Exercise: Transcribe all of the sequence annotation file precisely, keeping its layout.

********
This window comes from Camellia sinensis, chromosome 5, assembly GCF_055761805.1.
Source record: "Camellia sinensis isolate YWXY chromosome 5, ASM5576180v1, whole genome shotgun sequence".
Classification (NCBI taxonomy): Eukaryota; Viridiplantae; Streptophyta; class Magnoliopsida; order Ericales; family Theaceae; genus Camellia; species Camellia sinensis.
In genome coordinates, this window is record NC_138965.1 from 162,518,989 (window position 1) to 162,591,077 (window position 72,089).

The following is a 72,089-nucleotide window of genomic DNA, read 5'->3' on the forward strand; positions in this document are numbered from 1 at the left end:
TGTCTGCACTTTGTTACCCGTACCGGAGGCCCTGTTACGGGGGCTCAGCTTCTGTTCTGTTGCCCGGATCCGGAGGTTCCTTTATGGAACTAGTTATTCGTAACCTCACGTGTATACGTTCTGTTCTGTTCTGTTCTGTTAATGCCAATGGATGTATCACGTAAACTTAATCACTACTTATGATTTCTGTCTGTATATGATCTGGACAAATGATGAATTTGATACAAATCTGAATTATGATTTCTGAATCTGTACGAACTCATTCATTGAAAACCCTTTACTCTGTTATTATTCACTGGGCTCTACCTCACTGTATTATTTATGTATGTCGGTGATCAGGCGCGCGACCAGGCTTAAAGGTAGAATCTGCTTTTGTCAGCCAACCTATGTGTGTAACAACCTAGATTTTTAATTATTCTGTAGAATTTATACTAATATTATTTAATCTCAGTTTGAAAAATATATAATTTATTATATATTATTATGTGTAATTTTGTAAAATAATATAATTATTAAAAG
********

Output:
This window comes from Camellia sinensis, chromosome 5, assembly GCF_055761805.1.
Source record: "Camellia sinensis isolate YWXY chromosome 5, ASM5576180v1, whole genome shotgun sequence".
Classification (NCBI taxonomy): Eukaryota; Viridiplantae; Streptophyta; class Magnoliopsida; order Ericales; family Theaceae; genus Camellia; species Camellia sinensis.
In genome coordinates, this window is record NC_138965.1 from 162,518,989 (window position 1) to 162,591,077 (window position 72,089).

The following is a 72,089-nucleotide window of genomic DNA, read 5'->3' on the forward strand; positions in this document are numbered from 1 at the left end:
TGTCTGCACTTTGTTACCCGTACCGGAGGCCCTGTTACGGGGGCTCAGCTTCTGTTCTGTTGCCCGGATCCGGAGGTTCCTTTATGGAACTAGTTATTCGTAACCTCACGTGTATACGTTCTGTTCTGTTCTGTTCTGTTAATGCCAATGGATGTATCACGTAAACTTAATCACTACTTATGATTTCTGTCTGTATATGATCTGGACAAATGATGAATTTGATACAAATCTGAATTATGATTTCTGAATCTGTACGAACTCATTCATTGAAAACCCTTTACTCTGTTATTATTCACTGGGCTCTACCTCACTGTATTATTTATGTATGTCGGTGATCAGGCGCGCGACCAGGCTTAAAGGTAGAATCTGCTTTTGTCAGCCAACCTATGTGTGTAACAACCTAGATTTTTAATTATTCTGTAGAATTTATACTAATATTATTTAATCTCAGTTTGAAAAATATATAATTTATTATATATTATTATGTGTAATTTTGTAAAATAATATAATTATTAAAAG